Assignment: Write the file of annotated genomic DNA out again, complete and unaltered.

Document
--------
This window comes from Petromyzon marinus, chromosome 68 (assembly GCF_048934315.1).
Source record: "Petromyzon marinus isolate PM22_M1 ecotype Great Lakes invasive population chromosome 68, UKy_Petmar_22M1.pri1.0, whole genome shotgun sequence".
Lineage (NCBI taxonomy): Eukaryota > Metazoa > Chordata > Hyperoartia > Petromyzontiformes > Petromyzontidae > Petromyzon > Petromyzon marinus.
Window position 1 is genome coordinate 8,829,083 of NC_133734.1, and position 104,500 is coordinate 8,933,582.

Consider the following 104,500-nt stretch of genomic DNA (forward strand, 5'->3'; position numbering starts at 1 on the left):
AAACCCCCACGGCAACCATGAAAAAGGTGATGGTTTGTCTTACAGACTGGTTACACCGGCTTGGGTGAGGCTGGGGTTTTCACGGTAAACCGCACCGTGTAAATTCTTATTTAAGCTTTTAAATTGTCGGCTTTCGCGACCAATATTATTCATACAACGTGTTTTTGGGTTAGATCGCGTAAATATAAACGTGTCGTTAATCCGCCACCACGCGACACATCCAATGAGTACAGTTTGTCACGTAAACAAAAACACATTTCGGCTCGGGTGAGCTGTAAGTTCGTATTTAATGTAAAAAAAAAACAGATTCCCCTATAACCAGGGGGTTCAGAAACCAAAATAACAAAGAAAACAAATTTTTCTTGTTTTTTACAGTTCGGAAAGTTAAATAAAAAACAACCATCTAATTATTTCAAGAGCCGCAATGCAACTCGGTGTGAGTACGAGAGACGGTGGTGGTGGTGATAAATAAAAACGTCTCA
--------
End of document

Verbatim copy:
This window comes from Petromyzon marinus, chromosome 68 (assembly GCF_048934315.1).
Source record: "Petromyzon marinus isolate PM22_M1 ecotype Great Lakes invasive population chromosome 68, UKy_Petmar_22M1.pri1.0, whole genome shotgun sequence".
Lineage (NCBI taxonomy): Eukaryota > Metazoa > Chordata > Hyperoartia > Petromyzontiformes > Petromyzontidae > Petromyzon > Petromyzon marinus.
Window position 1 is genome coordinate 8,829,083 of NC_133734.1, and position 104,500 is coordinate 8,933,582.

Consider the following 104,500-nt stretch of genomic DNA (forward strand, 5'->3'; position numbering starts at 1 on the left):
AAACCCCCACGGCAACCATGAAAAAGGTGATGGTTTGTCTTACAGACTGGTTACACCGGCTTGGGTGAGGCTGGGGTTTTCACGGTAAACCGCACCGTGTAAATTCTTATTTAAGCTTTTAAATTGTCGGCTTTCGCGACCAATATTATTCATACAACGTGTTTTTGGGTTAGATCGCGTAAATATAAACGTGTCGTTAATCCGCCACCACGCGACACATCCAATGAGTACAGTTTGTCACGTAAACAAAAACACATTTCGGCTCGGGTGAGCTGTAAGTTCGTATTTAATGTAAAAAAAAAACAGATTCCCCTATAACCAGGGGGTTCAGAAACCAAAATAACAAAGAAAACAAATTTTTCTTGTTTTTTACAGTTCGGAAAGTTAAATAAAAAACAACCATCTAATTATTTCAAGAGCCGCAATGCAACTCGGTGTGAGTACGAGAGACGGTGGTGGTGGTGATAAATAAAAACGTCTCA